Link to Pubmed [PMID] – 27076666
Link to DOI – 10.1128/JCM.00477-16
J Clin Microbiol 2016 Jul; 54(7): 1738-1745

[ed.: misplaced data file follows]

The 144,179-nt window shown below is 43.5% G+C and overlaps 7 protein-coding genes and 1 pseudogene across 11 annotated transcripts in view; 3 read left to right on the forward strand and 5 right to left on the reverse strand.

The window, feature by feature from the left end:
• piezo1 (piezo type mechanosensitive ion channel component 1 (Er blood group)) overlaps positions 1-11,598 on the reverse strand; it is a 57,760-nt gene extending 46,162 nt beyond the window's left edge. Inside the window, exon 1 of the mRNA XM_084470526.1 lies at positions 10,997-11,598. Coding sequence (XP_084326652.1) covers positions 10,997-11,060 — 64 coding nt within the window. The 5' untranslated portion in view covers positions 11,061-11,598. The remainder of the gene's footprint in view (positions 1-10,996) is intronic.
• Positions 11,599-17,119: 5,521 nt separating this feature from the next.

Eumycetoma is a debilitating, chronic, fungal infection that is endemic in India, Indonesia, and parts of Africa and South and Central America. It remains a neglected tropical disease in need of international recognition. Infections follow traumatic implantation of saprophytic fungi and frequently require radical surgery or amputation in the absence of appropriate treatment. Several fungal species can cause black-grain mycetomas, including Madurella spp. (Sordariales), Falciformispora spp., Trematosphaeria grisea, Biatriospora mackinnonii, Pseudochaetosphaeronema larense, and Medicopsis romeroi (all Pleosporales). We performed phylogenetic analyses based on five loci on 31 isolates from two international culture collections to establish the taxonomic affiliations of fungi that had been isolated from cases of black-grain mycetoma and historically classified as Madurella grisea Although most strains were well resolved to species level and corresponded to known agents of eumycetoma, six independent isolates, which failed to produce conidia under any conditions tested, were only distantly related to existing members of the Pleosporales Five of the six isolates shared >99% identity with each other and are described as Emarellia grisea gen. nov. and sp. nov; the sixth isolate represents a sister species in this novel genus and is described as Emarellia paragrisea. Several E. grisea isolates were present in both United Kingdom and French culture collections and had been isolated independently over 6 decades from cases of imported eumycetoma. Four of the six isolates involved patients that had originated on the Indian subcontinent. All isolates were all susceptible in vitro to the azole antifungals, but had elevated MICs with caspofungin.